Day 46 Of The War: Following A Routine

Easy to say
Easy to say

Since the beginning of the war, I’ve noticed a significant reduction in my activities, essentially I am doing the same things everyday, five days a week. In addition, I’ve become somewhat rigid in my schedule, almost as if any change might disrupt the delicate balance I’ve maintained over the past 45 days.

In the past, the word routine carried a negative connotation for me, synonymous with a  boring and monotonous lifestyle. I used to make fun of my “boring” friends who insisted on telling me the virtues of routine. When my mother mentioned how, after a vacation, she always looks forward to being home again, sleeping in her own bed, and resuming her regular schedule. I pitied her inability to make the most of her freedom and to derive joy from traveling.

But my mother was right of course during hard times a routine is an anchor, and a way to regain some kind of control.  I first recognized the value of routine when I lost my husband. It was summer, and right after the Shiva, the summer semester began, and I was scheduled to teach a course. I chose to go ahead with the original plan.   It transpired that teaching during that time turned out to be one of the best decisions I made. While my world had stopped due to my husband’s death, everyone around me carried on as if nothing had happened. Teaching provided a temporary respite, allowing me to rejoin the world, if only for a short while.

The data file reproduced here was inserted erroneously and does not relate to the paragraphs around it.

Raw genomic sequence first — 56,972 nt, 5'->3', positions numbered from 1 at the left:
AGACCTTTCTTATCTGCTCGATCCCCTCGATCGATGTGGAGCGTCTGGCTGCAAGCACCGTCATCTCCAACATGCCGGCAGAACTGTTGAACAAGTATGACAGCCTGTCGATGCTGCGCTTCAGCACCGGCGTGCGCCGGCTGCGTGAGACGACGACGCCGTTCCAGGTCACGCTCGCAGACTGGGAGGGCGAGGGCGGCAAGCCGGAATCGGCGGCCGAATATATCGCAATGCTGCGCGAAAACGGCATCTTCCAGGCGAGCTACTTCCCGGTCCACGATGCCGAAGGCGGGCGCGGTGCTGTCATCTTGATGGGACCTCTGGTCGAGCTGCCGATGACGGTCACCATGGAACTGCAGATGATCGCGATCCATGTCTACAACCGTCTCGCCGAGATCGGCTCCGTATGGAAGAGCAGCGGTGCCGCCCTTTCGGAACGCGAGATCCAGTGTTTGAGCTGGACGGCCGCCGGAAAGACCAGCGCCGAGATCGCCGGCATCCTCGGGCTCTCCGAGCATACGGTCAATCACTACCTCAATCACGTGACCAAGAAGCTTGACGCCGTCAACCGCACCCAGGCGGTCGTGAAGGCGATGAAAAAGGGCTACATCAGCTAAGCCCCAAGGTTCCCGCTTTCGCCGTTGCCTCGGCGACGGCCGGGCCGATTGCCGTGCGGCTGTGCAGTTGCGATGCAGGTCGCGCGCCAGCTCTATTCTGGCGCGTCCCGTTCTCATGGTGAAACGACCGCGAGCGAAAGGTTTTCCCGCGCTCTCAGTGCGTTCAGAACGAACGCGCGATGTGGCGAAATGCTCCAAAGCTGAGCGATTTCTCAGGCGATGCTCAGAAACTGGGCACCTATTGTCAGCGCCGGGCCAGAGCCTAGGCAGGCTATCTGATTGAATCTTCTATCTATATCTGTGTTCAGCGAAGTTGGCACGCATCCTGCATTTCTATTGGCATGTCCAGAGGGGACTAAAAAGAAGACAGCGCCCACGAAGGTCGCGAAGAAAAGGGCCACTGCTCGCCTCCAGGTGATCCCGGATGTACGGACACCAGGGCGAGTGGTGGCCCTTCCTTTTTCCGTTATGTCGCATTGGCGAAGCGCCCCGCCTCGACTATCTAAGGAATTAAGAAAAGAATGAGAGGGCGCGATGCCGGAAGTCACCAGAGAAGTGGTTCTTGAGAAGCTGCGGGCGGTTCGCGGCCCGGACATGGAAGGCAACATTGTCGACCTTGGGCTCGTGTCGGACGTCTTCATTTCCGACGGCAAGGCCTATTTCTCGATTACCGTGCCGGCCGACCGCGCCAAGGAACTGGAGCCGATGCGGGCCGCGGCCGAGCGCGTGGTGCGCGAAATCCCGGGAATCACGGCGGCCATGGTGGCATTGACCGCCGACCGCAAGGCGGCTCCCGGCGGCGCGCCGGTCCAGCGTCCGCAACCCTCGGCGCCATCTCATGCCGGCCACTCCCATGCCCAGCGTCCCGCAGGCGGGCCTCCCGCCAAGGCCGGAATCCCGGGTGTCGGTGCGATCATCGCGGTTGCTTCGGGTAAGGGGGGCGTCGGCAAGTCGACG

During class I was able not to think about my loss and just focus on the teaching and the students. I don’t think that my students were aware of my recent loss,I hadn’t told them and felt relieved that they saw no body. Returning to the routine of teaching, engaging in something familiar and enjoyable, helped me in coping with my personal tragedy.

It seems that maintaining a daily routine is beneficial for handling both personal and collective tragedies. At this time, it holds particular significance for children, especially evacuee children whose lives have been shattered. It’s incredibly important for them to resume schooling.

It took a personal tragedy, an epidemic, and a national tragedy for me to fully realize that routine isn’t only for boring people; quite the contrary, people, like children, need some form of routine to overcome hard times


About the Author
I hold a PhD in English Literature from the Hebrew University in Jerusalem, specializing in writing about issues related to women, literature, culture, and society. Having lived in the US for 15 years (between 1979-1994), I bring a diverse perspective to my work. As a widow, in March 2016, I initiated a support and growth-oriented Facebook group for widows named "Widows Move On." The group has now grown to over 2000 members, providing a valuable space for mutual support and understanding.
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